“The government’s industrial strategy will give the industry the long-term certainty it needs to stay competitive and create jobs, and will ensure the UK remains one of the world’s most attractive locations for aerospace manufacturing.”
The ATI is particularly noteworthy for two key reasons. One is a significant amount of money – around £2 billion, split between government and industry. The other is that this perhaps-belated UK answer to NASA, France’s CNES or Germany’s DLR is a very modern concept.
Cranfield is hosting just a skeleton staff. This team will seek to join up existing or proposed university and industry research projects deemed useful to UK companies looking to lead development of technologies that will enable the next-generation of cleaner, quieter aircraft. Some new facilities will be built – a £60 million aerodynamics centre stands out, which will also benefit from £40 million from industry to support its research programmes. However, the ATI is essentially a virtual institute. Gary Elliott, former head of Hybrid Air Vehicles, has been appointed chief executive.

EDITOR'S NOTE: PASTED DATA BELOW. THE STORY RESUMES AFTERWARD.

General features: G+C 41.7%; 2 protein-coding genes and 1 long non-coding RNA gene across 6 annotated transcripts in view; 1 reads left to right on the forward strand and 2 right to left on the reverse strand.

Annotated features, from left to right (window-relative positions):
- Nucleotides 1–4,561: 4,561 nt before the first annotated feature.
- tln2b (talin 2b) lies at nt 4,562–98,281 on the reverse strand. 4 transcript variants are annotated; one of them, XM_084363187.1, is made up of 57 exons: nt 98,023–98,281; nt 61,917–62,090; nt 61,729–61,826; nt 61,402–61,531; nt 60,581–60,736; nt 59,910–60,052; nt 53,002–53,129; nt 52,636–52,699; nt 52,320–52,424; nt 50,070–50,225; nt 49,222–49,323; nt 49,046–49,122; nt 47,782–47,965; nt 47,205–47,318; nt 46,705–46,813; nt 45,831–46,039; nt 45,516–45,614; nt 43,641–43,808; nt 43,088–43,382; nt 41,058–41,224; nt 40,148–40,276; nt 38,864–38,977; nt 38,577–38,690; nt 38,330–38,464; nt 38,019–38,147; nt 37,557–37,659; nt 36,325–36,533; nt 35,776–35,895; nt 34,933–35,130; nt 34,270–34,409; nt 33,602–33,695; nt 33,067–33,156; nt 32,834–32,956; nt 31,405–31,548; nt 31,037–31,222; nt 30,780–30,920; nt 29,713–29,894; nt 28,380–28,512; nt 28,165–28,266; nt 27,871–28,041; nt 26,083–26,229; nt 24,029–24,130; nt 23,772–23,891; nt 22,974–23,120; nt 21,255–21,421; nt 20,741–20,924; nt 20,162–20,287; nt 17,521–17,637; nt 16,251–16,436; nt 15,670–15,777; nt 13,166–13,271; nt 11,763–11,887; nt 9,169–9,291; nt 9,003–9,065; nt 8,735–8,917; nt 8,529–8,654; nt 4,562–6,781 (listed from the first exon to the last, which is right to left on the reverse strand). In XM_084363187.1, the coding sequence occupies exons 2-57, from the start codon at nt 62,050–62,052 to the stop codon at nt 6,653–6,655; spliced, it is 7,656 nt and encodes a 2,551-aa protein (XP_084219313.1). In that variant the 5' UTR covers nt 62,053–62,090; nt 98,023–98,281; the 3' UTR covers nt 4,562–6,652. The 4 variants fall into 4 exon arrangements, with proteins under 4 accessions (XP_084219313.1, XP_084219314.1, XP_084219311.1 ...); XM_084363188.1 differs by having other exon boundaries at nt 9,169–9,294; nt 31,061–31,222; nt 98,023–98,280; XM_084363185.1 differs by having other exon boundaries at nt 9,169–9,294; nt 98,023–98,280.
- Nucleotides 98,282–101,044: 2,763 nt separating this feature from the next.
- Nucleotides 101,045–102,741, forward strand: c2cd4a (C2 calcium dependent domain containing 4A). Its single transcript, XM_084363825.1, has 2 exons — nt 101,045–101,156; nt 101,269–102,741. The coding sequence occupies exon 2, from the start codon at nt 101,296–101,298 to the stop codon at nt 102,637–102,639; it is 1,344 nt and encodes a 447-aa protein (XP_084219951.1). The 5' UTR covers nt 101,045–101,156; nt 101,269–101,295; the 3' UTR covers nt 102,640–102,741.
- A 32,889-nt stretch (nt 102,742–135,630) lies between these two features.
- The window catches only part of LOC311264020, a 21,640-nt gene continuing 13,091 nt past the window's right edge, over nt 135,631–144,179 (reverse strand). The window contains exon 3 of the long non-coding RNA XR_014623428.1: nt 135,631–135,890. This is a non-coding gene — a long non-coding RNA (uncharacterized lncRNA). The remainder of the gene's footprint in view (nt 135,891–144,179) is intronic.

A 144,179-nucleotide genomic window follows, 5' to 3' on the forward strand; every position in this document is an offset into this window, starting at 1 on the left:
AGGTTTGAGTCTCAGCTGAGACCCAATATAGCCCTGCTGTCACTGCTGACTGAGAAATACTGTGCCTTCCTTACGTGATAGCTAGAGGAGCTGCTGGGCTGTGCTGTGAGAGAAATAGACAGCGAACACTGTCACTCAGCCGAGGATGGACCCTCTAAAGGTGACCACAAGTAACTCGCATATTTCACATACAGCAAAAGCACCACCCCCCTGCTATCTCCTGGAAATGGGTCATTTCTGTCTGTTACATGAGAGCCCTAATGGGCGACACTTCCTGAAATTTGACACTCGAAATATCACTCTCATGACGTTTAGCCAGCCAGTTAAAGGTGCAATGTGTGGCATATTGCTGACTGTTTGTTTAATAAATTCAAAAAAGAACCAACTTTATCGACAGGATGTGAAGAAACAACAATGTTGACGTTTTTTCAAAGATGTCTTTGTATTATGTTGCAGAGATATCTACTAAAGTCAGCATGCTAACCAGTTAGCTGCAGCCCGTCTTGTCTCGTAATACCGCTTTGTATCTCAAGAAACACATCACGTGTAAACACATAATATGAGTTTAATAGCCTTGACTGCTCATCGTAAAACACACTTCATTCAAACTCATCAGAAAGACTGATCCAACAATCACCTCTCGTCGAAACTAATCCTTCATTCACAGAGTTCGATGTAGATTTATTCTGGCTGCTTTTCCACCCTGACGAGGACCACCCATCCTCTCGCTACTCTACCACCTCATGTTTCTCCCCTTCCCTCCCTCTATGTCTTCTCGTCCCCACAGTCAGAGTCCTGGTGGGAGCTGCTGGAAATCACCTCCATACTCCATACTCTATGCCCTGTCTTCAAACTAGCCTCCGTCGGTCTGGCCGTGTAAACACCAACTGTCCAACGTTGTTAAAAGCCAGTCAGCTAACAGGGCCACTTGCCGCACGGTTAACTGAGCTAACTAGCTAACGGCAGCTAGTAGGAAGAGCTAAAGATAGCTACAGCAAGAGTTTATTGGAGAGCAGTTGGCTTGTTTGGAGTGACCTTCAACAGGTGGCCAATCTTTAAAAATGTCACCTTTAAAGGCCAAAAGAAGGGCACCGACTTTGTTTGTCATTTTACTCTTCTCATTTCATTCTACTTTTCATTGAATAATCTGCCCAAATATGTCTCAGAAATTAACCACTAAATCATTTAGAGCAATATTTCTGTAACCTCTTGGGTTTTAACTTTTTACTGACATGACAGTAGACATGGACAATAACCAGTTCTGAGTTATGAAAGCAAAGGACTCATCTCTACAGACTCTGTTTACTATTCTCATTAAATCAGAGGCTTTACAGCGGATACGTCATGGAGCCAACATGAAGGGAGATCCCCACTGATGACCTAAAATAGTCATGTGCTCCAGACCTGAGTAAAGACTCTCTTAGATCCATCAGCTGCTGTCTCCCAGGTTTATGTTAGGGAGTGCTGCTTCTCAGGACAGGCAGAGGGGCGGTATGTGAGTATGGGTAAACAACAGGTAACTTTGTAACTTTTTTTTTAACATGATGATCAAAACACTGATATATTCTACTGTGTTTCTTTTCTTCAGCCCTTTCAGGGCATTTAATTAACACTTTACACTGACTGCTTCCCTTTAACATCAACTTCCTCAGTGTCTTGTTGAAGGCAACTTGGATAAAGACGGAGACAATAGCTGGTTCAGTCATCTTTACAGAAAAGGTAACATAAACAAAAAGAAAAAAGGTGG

Marcus Bryson, GKN’s head of aerospace and land systems and leader of the ADS’ aerospace segment, sees the work done in the past couple of years to create the ATI as significant.
He describes the institute as government-involved but industry-led, with commercial relevance as a “constant goal”. Much of that government involvement comes through the UK’s respected Technology Strategy Board, which guides the public half of the funding.
Critically, this £2 billion 50:50 funding pact runs for seven years. As Bryson observes, that time scale is important because it establishes the principle of aligning programmes with the business cycle, not the political cycle. Vince Cable, secretary of state for business, innovation and skills, has told Bryson that a change of administration – a possibility in a May 2015 general election – would not end the policy. In any case, Bryson says he “can’t imagine” an incoming government would want to drop such a job-creating policy.
But Bryson believes the value of AGP/ATI goes beyond the UK. The policy, he says, has had a positive effect on international attitudes towards the UK as a place to invest and engage – to the extent that other countries see the AGP/ATI as a model to consider when looking at their own industrial strategies.
So, while much work remains, the outcome so far has been noteworthy. “I got involved [in the ADS] to promote UK PLC,” Bryson says.
If plans and forecasts bear much resemblance to reality, the future looks bright. The government’s strategic vision paper for UK aerospace describes the sector as “one of the jewels in the crown” of the UK’s advanced manufacturing sector.